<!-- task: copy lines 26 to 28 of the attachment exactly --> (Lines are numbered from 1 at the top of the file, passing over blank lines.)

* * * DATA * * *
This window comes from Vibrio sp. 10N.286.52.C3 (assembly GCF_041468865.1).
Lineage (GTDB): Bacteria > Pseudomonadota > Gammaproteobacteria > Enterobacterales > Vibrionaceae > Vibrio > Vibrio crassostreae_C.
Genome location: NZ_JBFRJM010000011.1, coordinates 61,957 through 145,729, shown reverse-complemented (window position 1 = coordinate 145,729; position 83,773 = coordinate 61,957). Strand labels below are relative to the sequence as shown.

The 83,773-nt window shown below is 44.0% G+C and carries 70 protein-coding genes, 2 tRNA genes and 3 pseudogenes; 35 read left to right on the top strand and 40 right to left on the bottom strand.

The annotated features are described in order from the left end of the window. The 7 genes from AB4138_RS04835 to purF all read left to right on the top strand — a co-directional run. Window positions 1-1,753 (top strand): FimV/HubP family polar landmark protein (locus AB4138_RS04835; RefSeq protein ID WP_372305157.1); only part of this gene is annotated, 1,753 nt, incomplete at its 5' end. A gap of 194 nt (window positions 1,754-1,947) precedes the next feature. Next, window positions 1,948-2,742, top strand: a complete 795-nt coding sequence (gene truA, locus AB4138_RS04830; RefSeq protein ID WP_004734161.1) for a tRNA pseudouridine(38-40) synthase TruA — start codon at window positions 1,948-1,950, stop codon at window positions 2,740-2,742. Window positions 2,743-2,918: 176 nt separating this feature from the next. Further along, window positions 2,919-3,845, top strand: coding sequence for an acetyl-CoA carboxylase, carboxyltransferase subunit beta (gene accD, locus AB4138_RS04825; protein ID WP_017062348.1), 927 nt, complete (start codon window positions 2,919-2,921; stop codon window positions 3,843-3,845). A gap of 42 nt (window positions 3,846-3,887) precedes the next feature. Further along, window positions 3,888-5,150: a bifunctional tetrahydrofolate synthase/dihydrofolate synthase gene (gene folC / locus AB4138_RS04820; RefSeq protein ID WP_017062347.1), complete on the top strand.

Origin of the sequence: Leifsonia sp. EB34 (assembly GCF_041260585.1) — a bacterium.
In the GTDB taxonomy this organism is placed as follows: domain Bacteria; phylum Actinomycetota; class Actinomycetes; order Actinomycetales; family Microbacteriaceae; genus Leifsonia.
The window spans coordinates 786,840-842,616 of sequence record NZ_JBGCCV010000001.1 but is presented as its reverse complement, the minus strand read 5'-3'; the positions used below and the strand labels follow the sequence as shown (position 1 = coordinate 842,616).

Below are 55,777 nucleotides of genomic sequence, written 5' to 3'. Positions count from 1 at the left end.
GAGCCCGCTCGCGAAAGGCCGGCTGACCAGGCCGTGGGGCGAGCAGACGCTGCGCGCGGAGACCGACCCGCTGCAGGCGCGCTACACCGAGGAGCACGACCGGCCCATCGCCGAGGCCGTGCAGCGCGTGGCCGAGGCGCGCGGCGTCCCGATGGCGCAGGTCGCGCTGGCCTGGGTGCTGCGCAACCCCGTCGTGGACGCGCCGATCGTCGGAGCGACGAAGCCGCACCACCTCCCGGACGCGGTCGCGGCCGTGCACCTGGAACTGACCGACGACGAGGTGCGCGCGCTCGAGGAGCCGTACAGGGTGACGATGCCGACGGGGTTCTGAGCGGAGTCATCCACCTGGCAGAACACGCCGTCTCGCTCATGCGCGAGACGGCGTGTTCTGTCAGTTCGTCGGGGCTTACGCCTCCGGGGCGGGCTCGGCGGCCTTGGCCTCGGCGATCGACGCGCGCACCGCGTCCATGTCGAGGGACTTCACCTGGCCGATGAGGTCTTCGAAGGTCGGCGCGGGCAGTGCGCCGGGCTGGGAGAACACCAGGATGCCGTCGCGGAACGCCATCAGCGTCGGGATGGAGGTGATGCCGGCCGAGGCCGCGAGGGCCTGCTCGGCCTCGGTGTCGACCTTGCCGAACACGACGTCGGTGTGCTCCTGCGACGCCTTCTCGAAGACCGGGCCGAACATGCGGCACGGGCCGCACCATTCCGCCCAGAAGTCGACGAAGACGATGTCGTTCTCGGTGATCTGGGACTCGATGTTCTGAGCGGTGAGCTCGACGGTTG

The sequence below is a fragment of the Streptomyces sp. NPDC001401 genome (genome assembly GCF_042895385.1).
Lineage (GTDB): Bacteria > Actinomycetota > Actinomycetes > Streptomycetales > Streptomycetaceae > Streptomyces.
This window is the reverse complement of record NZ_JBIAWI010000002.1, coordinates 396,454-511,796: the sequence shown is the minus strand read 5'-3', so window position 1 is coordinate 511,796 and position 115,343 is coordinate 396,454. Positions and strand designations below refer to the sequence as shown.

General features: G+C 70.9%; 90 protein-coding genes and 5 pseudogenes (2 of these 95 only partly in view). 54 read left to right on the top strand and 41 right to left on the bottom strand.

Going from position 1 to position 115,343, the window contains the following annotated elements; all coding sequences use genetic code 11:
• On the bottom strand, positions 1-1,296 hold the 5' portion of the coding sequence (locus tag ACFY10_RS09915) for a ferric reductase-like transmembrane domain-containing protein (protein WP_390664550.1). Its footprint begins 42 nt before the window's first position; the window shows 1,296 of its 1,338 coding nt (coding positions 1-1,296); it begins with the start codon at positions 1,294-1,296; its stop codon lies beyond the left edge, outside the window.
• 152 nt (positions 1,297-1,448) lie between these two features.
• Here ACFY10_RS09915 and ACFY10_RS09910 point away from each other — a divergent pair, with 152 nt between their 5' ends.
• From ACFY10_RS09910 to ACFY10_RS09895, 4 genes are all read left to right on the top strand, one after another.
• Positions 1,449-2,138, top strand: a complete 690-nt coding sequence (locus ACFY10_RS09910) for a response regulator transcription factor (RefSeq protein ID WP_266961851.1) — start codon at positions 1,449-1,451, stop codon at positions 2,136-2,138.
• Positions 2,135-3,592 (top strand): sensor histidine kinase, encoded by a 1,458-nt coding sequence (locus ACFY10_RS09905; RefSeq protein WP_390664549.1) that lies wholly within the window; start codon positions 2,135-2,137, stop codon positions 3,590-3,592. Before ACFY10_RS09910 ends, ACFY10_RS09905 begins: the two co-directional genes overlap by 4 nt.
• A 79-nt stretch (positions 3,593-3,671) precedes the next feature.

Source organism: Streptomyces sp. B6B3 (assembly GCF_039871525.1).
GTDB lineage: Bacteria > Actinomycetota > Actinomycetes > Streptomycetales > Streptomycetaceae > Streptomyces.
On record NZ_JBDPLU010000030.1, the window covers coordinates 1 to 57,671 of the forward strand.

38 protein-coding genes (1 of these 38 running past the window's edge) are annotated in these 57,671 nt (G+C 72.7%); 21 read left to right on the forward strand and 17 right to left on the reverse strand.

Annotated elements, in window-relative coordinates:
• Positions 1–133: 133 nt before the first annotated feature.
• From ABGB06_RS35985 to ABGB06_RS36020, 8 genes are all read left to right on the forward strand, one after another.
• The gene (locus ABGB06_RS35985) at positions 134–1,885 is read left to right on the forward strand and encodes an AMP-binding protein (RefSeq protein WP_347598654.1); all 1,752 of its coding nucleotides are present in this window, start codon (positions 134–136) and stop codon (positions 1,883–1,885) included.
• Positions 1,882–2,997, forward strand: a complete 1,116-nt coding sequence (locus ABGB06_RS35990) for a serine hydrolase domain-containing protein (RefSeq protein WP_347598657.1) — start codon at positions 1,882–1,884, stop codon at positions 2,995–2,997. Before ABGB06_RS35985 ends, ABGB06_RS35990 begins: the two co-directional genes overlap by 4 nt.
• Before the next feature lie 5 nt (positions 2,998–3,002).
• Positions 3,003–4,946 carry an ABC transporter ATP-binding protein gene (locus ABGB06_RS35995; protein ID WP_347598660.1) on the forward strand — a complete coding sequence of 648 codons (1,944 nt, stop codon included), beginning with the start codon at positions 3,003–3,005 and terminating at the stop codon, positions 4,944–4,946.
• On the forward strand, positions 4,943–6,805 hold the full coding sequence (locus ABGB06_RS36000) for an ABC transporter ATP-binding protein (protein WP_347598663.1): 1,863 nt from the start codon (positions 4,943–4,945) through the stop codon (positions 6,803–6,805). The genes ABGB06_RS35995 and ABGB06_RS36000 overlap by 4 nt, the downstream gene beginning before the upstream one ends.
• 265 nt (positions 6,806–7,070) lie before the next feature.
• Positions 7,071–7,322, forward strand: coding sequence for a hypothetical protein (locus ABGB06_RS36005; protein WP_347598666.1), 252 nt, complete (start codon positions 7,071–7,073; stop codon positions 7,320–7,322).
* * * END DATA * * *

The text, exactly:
38 protein-coding genes (1 of these 38 running past the window's edge) are annotated in these 57,671 nt (G+C 72.7%); 21 read left to right on the forward strand and 17 right to left on the reverse strand.

Annotated elements, in window-relative coordinates:
• Positions 1–133: 133 nt before the first annotated feature.